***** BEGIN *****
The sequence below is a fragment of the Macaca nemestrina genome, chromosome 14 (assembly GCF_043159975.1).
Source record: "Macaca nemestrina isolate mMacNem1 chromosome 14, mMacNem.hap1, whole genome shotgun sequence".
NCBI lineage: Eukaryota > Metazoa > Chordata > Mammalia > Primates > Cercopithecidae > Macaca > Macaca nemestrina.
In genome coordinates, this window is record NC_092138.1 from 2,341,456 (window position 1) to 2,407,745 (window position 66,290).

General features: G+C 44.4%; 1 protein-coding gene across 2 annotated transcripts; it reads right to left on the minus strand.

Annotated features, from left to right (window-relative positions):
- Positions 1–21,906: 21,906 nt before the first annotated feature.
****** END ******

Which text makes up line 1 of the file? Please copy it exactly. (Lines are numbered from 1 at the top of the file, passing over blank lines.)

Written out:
The sequence below is a fragment of the Macaca nemestrina genome, chromosome 14 (assembly GCF_043159975.1).